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  • 1. Design of a Concatenated Coding Scheme for a Bit-Shift Channel Eirik Rosnes† and Alexandre Graell i Amat‡ † Departmentof Informatics, University of Bergen, N-5020 Bergen, Norway Email: eirik@ii.uib.no ‡ Department of Electronics, Institut TELECOM-TELECOM Bretagne, 29238 Brest, France Email: alexandre.graell@telecom-bretagne.eu CI Abstract—In this work, we propose a concatenated coding scheme with iterative decoding for a bit-shift channel. In more K N CO Π 1 CM detail, we consider the serial concatenation of an outer error- 1+D correcting code with an inner modulation code, possibly preceded by an accumulator to improve iterative decoding performance. The bit-shift channel was originally proposed for magnetic and Fig. 1. Encoder structure. optical recoding channels, but has recently been popular for inductively coupled channels. In particular, we search for optimal inner block code and the accumulator are jointly decoded by encoder mappings from an iterative decoding perspective for the a single soft-input soft-output decoder working on the joint inner modulation code, which has been designed to be single bit- shift error-correcting and also to have large average power. This accumulator/block code trellis. We address the construction is important in inductively coupled channels, since the receiver of the joint accumulator/block code trellises and discuss their (or tag) gets its entire power from the received signal, and the state complexity. Finally, through an extrinsic information information should be modulated in a way that maximizes the transfer (EXIT) charts analysis [8], we design optimal encoder power transferred to the tag. mappings (in terms of iterative decoding thresholds) for the inner (precoded) modulation code. I. I NTRODUCTION The bit-shift channel [1, 2] with constrained input sequences II. S YSTEM M ODEL was originally proposed to model timing errors for mag- The encoder structure of the concatenated coding scheme netic and optical recoding. This channel was studied from considered in this work is depicted in Fig. 1. We consider the an information-theoretic point of view in [1, 2]. However, serial concatenation of an outer binary error-correcting code, devising practical low-complexity coding schemes for this CO , and an inner nonlinear binary block code, CM , possibly channel model has not received much attention. For some precoded by a rate-1, memory-one, accumulator with generator code constructions, the interested reader is referred to [3, 4] polynomial g(D) = 1/(1 + D), through an interleaver. The and references therein. concatenation of the accumulator and the modulation code In [5], the bit-shift channel model was slightly modified to is the inner encoder of the serial concatenation, denoted by deal with unconstrained input sequences and used to model CI . Note that the inner encoder satisfies CI ≡ CM if no timing errors in inductively coupled channels. Inductive cou- accumulator is used. The use of a recursive precoder prior to pling is a technique wherein one device (the reader) induces an the block code improves the iterative decoding performance. electrical current in another device (the tag), thereby providing Indeed, it is well-known that for serially concatenated codes, not only power for the tag, but also a communication channel. the use of an inner recursive encoder is a necessary condition The tag itself usually has no other energy sources, and can be for the absence of a high error floor [7, 9]. The information used either as a radio frequency identification (RFID) tag or sequence, of length K bits, is encoded by the outer encoder attached to a sensor or other device. of rate RO and permuted through an interleaver Π of size An overview of coding challenges for inductively coupled NΠ = K/RO . The resulting codeword (possibly precoded channels can be found in [6]. In a recent work [5], the by an accumulator) is divided into J blocks of k bits which issue of code design of modulation codes with error-correcting are mapped to an (n, k) nonlinear block code CM of rate capabilities was discussed. This work is a continuation of [5], RM = k/n. If J is not a divisor of NΠ (or NΠ + 1 if an in which we consider a more sophisticated coding scheme accumulator is used as a precoder, since the accumulator trellis for the bit-shift channel. In particular, we consider the serial is always terminated), tail bits are appended. The overall code concatenation of an outer error-correcting code with nonlinear rate is R = K/N = RO RI , where N = Jn is the code block codes, found by the search algorithm from [5], through block length and RI accounts also for the tail bits and the an interleaver. To improve iterative decoding performance, the trellis termination bits of the accumulator. Since CM is usually effect of an accumulate code before the inner block code, of low rate, a high-rate outer code is desirable. Here, we as described in [7], is discussed. At the receiver side the consider Hamming codes (HCs) for CO , which achieve good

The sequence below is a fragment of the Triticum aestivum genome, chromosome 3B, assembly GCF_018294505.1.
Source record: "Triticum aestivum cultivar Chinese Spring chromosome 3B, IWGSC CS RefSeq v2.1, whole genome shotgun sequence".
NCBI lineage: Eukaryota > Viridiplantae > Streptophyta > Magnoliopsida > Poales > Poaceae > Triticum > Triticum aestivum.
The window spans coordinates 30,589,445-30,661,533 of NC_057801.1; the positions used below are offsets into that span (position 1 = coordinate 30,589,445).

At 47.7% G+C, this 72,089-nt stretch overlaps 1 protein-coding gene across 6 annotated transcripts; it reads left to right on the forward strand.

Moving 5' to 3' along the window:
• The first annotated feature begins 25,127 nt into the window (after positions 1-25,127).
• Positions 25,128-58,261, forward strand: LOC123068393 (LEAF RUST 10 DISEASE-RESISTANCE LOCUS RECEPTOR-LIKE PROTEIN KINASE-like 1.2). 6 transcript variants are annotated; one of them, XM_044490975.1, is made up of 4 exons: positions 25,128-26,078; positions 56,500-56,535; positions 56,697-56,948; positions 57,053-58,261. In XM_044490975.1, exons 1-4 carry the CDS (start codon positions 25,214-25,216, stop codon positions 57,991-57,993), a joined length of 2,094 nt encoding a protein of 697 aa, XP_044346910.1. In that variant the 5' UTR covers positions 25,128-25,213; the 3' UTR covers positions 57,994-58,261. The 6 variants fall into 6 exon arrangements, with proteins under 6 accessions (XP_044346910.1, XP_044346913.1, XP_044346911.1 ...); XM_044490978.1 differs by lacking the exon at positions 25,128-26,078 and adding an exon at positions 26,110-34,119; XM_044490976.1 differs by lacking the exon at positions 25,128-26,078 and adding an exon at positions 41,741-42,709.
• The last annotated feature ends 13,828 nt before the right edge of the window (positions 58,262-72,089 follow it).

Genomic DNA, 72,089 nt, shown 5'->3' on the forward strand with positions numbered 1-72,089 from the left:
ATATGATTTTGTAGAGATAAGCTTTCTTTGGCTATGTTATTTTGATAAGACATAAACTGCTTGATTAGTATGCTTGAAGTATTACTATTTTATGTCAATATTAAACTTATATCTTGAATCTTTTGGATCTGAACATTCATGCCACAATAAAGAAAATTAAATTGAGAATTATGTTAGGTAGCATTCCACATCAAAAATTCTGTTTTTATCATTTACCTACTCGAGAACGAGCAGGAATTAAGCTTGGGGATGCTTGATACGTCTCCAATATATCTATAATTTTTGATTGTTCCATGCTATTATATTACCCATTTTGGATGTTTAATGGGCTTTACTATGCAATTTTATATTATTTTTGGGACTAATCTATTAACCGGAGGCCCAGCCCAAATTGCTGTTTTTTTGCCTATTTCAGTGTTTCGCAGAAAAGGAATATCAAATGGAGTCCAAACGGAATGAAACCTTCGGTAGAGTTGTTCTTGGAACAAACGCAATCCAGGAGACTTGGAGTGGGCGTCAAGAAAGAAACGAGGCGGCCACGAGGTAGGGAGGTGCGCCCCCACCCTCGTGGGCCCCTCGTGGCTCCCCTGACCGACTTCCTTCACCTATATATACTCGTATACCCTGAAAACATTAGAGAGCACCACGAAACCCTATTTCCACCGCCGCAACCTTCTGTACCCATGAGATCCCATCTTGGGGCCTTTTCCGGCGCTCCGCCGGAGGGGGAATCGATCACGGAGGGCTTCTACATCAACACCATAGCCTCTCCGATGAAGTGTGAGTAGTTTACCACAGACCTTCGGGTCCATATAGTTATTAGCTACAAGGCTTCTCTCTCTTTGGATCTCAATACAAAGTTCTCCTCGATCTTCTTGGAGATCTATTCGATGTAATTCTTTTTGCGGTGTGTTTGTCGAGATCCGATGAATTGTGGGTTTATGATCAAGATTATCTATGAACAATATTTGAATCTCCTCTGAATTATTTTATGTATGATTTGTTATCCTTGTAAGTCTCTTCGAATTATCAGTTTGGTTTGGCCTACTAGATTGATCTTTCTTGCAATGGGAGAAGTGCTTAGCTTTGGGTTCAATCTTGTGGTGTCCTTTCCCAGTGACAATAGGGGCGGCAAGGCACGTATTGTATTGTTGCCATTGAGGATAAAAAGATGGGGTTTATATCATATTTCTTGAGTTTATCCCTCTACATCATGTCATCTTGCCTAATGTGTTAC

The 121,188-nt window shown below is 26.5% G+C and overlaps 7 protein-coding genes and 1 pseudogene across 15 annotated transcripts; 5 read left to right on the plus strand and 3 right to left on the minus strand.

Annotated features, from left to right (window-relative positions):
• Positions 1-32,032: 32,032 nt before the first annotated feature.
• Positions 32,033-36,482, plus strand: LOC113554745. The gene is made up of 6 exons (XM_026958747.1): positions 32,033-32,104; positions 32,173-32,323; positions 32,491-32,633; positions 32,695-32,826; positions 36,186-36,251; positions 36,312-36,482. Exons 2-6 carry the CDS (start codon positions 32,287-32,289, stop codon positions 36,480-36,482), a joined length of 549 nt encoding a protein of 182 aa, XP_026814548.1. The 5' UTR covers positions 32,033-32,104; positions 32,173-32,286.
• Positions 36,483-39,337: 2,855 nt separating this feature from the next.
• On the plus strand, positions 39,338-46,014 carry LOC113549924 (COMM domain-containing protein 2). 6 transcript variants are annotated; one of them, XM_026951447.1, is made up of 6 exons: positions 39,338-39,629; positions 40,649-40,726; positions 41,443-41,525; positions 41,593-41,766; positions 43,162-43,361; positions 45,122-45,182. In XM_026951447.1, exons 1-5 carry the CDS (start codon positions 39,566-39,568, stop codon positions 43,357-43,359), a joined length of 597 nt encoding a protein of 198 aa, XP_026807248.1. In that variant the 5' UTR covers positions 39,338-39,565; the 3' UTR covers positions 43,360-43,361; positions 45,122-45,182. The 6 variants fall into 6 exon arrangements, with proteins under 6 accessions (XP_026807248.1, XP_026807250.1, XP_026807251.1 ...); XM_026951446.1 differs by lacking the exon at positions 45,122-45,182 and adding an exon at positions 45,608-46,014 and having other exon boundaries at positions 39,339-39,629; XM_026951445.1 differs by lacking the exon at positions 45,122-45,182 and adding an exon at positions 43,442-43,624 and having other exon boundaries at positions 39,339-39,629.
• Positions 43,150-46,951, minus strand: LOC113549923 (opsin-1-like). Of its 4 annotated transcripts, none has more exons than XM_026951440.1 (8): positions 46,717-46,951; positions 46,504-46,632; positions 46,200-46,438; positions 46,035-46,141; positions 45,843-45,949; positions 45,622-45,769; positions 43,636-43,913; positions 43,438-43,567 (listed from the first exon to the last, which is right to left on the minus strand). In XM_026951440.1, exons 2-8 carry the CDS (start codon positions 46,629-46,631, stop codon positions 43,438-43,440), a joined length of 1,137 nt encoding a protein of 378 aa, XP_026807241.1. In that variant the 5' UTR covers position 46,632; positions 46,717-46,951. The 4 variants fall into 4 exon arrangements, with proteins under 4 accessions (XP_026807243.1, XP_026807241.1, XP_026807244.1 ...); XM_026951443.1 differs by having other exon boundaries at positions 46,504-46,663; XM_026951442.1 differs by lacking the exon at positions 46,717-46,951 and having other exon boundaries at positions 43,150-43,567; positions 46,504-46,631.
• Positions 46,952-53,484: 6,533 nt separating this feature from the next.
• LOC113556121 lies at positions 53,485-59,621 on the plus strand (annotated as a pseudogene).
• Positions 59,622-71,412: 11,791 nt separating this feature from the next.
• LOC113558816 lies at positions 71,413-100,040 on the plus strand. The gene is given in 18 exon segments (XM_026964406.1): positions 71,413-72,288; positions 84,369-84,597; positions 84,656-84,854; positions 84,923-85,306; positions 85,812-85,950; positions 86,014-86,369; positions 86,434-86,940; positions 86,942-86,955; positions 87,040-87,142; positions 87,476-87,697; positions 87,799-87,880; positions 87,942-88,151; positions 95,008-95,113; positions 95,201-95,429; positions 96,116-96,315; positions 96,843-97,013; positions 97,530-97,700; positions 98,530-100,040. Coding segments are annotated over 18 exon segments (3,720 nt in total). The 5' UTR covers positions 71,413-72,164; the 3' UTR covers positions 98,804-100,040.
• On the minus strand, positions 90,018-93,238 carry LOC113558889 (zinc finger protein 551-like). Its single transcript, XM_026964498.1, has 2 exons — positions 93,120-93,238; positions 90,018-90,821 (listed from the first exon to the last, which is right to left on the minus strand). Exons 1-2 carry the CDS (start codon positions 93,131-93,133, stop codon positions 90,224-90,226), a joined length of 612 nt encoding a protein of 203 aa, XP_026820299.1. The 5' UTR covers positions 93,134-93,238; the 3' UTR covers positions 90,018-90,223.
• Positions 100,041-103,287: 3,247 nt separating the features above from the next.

• 2. TABLE I C HANNEL TRANSITION PROBABILITY Pr(yi = 0|yi−1 , xi−2 , xi−1 , xi , xi+1 ) OF CHANNEL MODEL FROM D EFINITION 1. T HE FIRST, THIRD , FIFTH , AND SEVENTH COLUMNS CONTAIN VALUES FOR THE 5- TUPLE (yi−1 .xi−2 xi−1 xi xi+1 ), WHILE THE SECOND , FOURTH , SIXTH , AND EIGHT COLUMNS CONTAIN THE CORRESPONDING VALUES FOR THE CHANNEL TRANSITION PROBABILITY Pr(yi = 0|yi−1 , xi−2 , xi−1 , xi , xi+1 ). F URTHERMORE , SINCE yi IS BINARY, Pr(yi = 1|yi−1 , xi−2 , xi−1 , xi , xi+1 ) = 1 − Pr(yi = 0|yi−1 , xi−2 , xi−1 , xi , xi+1 ) (0.0000) 1 (0.1000) 1 (1.0000) 1 (1.1000) 1 (0.0001) 1−ǫ (0.1001) 1−ǫ (1.0001) Not possible (1.1001) 1−ǫ ǫ(3−ǫ) (0.0010) 2ǫ (0.1010) 2ǫ (1.0010) ǫ (1.1010) 2−ǫ ǫ ǫ ǫ (0.0011) 1−ǫ (0.1011) 1−ǫ (1.0011) 0 (1.1011) (1−ǫ)(2−ǫ) 2−4ǫ+ǫ2 1−2ǫ 1−2ǫ (0.0100) (1−ǫ)(2−ǫ) (0.1100) 1 (1.0100) 1−ǫ (1.1100) 1−ǫ 2−4ǫ+ǫ2 (0.0101) 2−ǫ (0.1101) 1−ǫ (1.0101) 1 − 2ǫ (1.1101) 1 − 2ǫ (0.0110) ǫ (0.1110) Not possible (1.0110) ǫ (1.1110) ǫ (0.0111) 0 (0.1111) 0 (1.0111) 0 (1.1111) 0 performance at very high rates with low decoding complexity. χ(·) denotes the support set of its argument, i.e., the set of The codes CM are found by the search algorithm from [5]. nonzero coordinates. The minimum power of C is defined as Pmin (C) = mina∈C P (a), and the average power of C is A. The Bit-Shift Channel 1 defined as Pavg (C) = |C| a∈C P (a). The traditional bit-shift channel with constrained input n Let a ∈ GF (2) denote an arbitrary binary vector which is sequences is described in [1, 2]. In [5], the bit-shift channel parsed into a sequence of phrases, where each phrase is a con- model was slightly modified to deal with unconstrained input ˜ secutive sequence of equal bits. Denote by a = (˜0 , . . . , an−1 ) a ˜˜ sequences, and a channel model approximation was proposed. the corresponding integer sequence of phrase lengths (or run- Here, we will only describe this approximation, and we refer lengths). The minimum (maximum) run-length is the minimum the interested reader to [1, 2, 5] for a description of the original ˜ (maximum) component in a. Note that, in the following, when bit-shift channel. we speak about run-lengths for a block code C, concatenations Definition 1 ([5]): Define a channel model by the channel of codewords from C are also considered, i.e., we consider all transition probability sequences in C [J] for any finite J ≥ 1. L−1 In this work, we will use codes found using the search Pr(y|x) = Pr(yi |yi−1 , xi−2 , xi−1 , xi , xi+1 ) (1) algorithm in [5] as inner codes, possibly preceded by an i=0 accumulator to improve convergence properties in an iterative with binary input x = (x0 , . . . , xL−1 ) and binary output decoding scheme [7]. We constructed the following code. y = (y0 , . . . , yL−1 ), where Pr(yi |yi−1 , xi−2 , xi−1 , xi , xi+1 ) Example 1: The code is tabulated in Table I, and x−2 = x−1 = xL = y−1 = 0. The parameter ǫ in Table I, where 0 ≤ ǫ ≤ 1/2, is closely C = {(1101101), (1100110), (1100001), (1011110) related to the probability of a right or left bit-shift [5]. In this (1010101), (1001011), (0111100), (0111011)} work, we will use the channel model from Definition 1, since has rate 3/7, minimum power 3/7, average power 17/28, and this simplifies the computation of soft information from the maximum run-length of 4. This code is an optimal (in the channel, compared to the traditional bit-shift channel. sense that with the mentioned constraints it gives the highest B. Inner Codes possible rate) single bit-shift error-correcting code [5]. Let C denote an (n, M ) block code over GF (2), where n is the codeword length and M is the number of codewords, C. Capacity and Zero-Error Capacity and let C [J] denote the set of all sequences of length J ≥ 1 The channel model from Definition 1 is a Markov channel over C. It follows that the codewords from C [J] are binary with a finite state space. Therefore, a lower bound on the strings of length Jn. We say that the block code C is single capacity C (in bits per channel use) using the simulation-based bit-shift error-correcting if all binary channel error vectors of method from [10] can be computed. On the other hand, the bit- weight one are correctable when the binary input sequence shift channel may have a positive zero-error capacity CZE , i.e., is taken from C [J] for any finite J ≥ 1. In [5], a necessary there may be nonzero rates at which data can be transmitted and sufficient condition for a block code to be single bit-shift with zero error probability, depending on the actual constraints error-correcting was given. For the codes considered in this on the transmitted sequences. For instance, the simple code paper, it follows that M = 2k , and we will use the notation C = {0001, 1110} of rate 1/4 will give zero error probability (n, k) for a block code with M = 2k codewords. on the bit-shift channel, since the second bit can never be The power of a binary vector a ∈ GF (2)n , denoted by flipped by the channel. However, the average power of this P (a), is defined as the rational number |χ(a)|/n, where code is only 1/2. With an average power constraint and a